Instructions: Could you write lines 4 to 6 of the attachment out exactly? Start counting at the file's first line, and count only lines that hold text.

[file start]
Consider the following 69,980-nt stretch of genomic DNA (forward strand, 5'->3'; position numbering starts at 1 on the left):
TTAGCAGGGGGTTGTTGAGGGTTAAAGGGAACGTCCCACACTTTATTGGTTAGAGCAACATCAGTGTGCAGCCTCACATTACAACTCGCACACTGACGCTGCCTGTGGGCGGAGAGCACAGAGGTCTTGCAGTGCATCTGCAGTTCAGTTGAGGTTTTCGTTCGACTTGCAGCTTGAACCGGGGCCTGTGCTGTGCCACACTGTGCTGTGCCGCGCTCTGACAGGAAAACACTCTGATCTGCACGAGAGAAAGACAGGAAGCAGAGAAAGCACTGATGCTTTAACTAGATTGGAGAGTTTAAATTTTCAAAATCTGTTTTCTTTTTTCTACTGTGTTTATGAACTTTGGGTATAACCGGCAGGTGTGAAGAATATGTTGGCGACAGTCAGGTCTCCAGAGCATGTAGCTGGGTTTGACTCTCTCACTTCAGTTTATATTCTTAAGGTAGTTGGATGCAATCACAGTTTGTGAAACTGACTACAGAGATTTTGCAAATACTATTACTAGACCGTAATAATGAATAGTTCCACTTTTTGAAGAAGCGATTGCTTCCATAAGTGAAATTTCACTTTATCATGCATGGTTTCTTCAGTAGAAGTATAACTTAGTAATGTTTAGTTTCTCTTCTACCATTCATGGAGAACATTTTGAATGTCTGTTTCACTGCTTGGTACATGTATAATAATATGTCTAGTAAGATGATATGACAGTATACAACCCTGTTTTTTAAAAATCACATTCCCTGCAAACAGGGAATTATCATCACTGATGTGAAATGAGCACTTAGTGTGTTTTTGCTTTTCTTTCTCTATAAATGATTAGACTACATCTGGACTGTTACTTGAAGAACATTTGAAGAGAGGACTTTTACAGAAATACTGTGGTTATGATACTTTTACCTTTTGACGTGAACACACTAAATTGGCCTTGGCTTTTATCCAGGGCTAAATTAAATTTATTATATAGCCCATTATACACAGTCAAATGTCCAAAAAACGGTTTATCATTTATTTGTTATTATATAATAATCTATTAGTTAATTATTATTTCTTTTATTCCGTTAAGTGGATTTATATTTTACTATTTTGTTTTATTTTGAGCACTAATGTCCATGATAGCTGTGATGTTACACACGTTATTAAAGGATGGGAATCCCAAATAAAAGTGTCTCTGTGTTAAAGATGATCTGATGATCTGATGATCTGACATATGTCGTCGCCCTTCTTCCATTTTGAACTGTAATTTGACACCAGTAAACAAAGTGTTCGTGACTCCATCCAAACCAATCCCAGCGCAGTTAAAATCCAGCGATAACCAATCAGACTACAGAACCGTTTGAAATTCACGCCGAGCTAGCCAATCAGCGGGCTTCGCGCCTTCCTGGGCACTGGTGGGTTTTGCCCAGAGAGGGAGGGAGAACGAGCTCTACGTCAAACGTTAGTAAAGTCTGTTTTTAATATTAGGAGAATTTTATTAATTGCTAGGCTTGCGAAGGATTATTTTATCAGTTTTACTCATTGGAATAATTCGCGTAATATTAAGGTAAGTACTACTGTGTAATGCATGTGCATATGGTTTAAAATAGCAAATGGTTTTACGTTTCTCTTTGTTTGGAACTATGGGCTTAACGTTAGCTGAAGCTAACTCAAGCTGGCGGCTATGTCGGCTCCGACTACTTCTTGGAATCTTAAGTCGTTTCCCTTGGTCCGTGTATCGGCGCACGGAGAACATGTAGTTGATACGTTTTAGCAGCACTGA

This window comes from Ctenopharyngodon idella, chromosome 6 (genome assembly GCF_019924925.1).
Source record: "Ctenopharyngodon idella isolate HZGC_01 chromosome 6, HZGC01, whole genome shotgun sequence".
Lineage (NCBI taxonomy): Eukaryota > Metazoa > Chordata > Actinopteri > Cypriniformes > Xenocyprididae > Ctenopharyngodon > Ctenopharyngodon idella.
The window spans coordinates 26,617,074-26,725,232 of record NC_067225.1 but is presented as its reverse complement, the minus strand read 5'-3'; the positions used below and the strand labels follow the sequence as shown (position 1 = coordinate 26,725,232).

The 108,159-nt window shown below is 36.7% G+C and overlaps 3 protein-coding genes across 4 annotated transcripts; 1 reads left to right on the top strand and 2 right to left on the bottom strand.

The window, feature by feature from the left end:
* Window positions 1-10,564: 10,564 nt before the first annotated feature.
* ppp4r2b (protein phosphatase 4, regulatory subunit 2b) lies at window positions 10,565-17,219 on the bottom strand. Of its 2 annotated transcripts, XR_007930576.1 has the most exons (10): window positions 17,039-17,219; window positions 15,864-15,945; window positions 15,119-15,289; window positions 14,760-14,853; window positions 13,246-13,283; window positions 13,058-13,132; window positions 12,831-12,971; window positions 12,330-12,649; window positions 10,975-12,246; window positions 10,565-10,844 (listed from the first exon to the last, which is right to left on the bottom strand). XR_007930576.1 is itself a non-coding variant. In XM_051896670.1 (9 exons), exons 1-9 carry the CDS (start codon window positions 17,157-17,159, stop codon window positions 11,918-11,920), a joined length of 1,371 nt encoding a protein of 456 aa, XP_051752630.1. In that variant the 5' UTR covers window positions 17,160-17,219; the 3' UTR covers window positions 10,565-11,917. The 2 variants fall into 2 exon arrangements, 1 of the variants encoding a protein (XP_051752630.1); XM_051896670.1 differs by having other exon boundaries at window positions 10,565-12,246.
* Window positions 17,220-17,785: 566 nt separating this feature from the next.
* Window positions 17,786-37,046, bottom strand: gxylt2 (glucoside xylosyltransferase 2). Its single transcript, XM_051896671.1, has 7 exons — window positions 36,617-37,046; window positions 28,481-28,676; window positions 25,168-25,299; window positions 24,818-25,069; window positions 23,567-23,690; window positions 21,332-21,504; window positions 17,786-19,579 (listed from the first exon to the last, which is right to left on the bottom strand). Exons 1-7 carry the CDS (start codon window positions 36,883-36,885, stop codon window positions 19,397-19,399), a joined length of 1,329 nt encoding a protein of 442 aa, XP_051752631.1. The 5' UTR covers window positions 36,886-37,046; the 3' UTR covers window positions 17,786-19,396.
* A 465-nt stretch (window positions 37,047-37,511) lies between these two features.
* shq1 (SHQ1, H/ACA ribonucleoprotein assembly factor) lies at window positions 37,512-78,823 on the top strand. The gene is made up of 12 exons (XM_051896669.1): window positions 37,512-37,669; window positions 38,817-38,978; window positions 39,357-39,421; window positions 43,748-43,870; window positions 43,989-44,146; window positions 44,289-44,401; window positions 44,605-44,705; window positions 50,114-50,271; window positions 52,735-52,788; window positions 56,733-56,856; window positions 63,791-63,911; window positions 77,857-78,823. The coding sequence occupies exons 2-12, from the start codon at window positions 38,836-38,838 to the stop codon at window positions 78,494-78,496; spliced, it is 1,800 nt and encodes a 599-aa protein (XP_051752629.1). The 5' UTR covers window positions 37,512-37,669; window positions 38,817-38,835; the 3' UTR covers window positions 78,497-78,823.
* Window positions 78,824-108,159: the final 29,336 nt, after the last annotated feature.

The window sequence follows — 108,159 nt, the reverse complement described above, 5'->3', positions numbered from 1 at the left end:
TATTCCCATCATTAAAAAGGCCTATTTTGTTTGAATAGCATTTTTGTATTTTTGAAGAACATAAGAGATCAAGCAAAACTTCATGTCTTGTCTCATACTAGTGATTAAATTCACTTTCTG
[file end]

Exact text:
Source record: "Ctenopharyngodon idella isolate HZGC_01 chromosome 6, HZGC01, whole genome shotgun sequence".
Lineage (NCBI taxonomy): Eukaryota > Metazoa > Chordata > Actinopteri > Cypriniformes > Xenocyprididae > Ctenopharyngodon > Ctenopharyngodon idella.
The window spans coordinates 26,617,074-26,725,232 of record NC_067225.1 but is presented as its reverse complement, the minus strand read 5'-3'; the positions used below and the strand labels follow the sequence as shown (position 1 = coordinate 26,725,232).